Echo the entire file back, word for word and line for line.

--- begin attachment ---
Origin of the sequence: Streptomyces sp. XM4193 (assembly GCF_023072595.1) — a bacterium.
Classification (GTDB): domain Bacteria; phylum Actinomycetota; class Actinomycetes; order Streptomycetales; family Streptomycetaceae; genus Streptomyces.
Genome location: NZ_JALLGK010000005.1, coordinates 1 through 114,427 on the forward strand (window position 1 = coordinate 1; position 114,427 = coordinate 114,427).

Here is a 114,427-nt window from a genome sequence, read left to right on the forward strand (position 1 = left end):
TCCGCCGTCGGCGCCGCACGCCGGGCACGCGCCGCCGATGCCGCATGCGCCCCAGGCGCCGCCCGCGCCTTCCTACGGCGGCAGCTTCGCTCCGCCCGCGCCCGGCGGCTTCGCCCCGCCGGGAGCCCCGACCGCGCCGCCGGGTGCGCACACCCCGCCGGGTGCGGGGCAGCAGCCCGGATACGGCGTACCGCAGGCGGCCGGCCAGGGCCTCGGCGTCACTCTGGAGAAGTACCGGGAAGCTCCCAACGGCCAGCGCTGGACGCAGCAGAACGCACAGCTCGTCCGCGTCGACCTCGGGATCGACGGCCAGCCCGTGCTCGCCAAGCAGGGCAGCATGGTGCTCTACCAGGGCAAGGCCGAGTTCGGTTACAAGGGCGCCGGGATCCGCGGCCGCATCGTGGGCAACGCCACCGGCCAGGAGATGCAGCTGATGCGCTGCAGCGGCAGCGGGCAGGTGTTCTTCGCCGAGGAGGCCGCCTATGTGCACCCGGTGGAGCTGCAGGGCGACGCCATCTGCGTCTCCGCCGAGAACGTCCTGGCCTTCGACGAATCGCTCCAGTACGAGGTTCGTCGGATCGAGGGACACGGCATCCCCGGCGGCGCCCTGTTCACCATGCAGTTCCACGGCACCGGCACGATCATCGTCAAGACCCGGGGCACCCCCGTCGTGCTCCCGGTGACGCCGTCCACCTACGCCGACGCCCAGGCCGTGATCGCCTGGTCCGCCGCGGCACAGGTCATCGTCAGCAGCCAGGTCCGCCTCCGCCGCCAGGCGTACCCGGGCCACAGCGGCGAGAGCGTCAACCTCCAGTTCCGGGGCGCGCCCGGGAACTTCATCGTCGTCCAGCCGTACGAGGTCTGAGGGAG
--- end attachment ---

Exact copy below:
Origin of the sequence: Streptomyces sp. XM4193 (assembly GCF_023072595.1) — a bacterium.
Classification (GTDB): domain Bacteria; phylum Actinomycetota; class Actinomycetes; order Streptomycetales; family Streptomycetaceae; genus Streptomyces.
Genome location: NZ_JALLGK010000005.1, coordinates 1 through 114,427 on the forward strand (window position 1 = coordinate 1; position 114,427 = coordinate 114,427).

Here is a 114,427-nt window from a genome sequence, read left to right on the forward strand (position 1 = left end):
TCCGCCGTCGGCGCCGCACGCCGGGCACGCGCCGCCGATGCCGCATGCGCCCCAGGCGCCGCCCGCGCCTTCCTACGGCGGCAGCTTCGCTCCGCCCGCGCCCGGCGGCTTCGCCCCGCCGGGAGCCCCGACCGCGCCGCCGGGTGCGCACACCCCGCCGGGTGCGGGGCAGCAGCCCGGATACGGCGTACCGCAGGCGGCCGGCCAGGGCCTCGGCGTCACTCTGGAGAAGTACCGGGAAGCTCCCAACGGCCAGCGCTGGACGCAGCAGAACGCACAGCTCGTCCGCGTCGACCTCGGGATCGACGGCCAGCCCGTGCTCGCCAAGCAGGGCAGCATGGTGCTCTACCAGGGCAAGGCCGAGTTCGGTTACAAGGGCGCCGGGATCCGCGGCCGCATCGTGGGCAACGCCACCGGCCAGGAGATGCAGCTGATGCGCTGCAGCGGCAGCGGGCAGGTGTTCTTCGCCGAGGAGGCCGCCTATGTGCACCCGGTGGAGCTGCAGGGCGACGCCATCTGCGTCTCCGCCGAGAACGTCCTGGCCTTCGACGAATCGCTCCAGTACGAGGTTCGTCGGATCGAGGGACACGGCATCCCCGGCGGCGCCCTGTTCACCATGCAGTTCCACGGCACCGGCACGATCATCGTCAAGACCCGGGGCACCCCCGTCGTGCTCCCGGTGACGCCGTCCACCTACGCCGACGCCCAGGCCGTGATCGCCTGGTCCGCCGCGGCACAGGTCATCGTCAGCAGCCAGGTCCGCCTCCGCCGCCAGGCGTACCCGGGCCACAGCGGCGAGAGCGTCAACCTCCAGTTCCGGGGCGCGCCCGGGAACTTCATCGTCGTCCAGCCGTACGAGGTCTGAGGGAG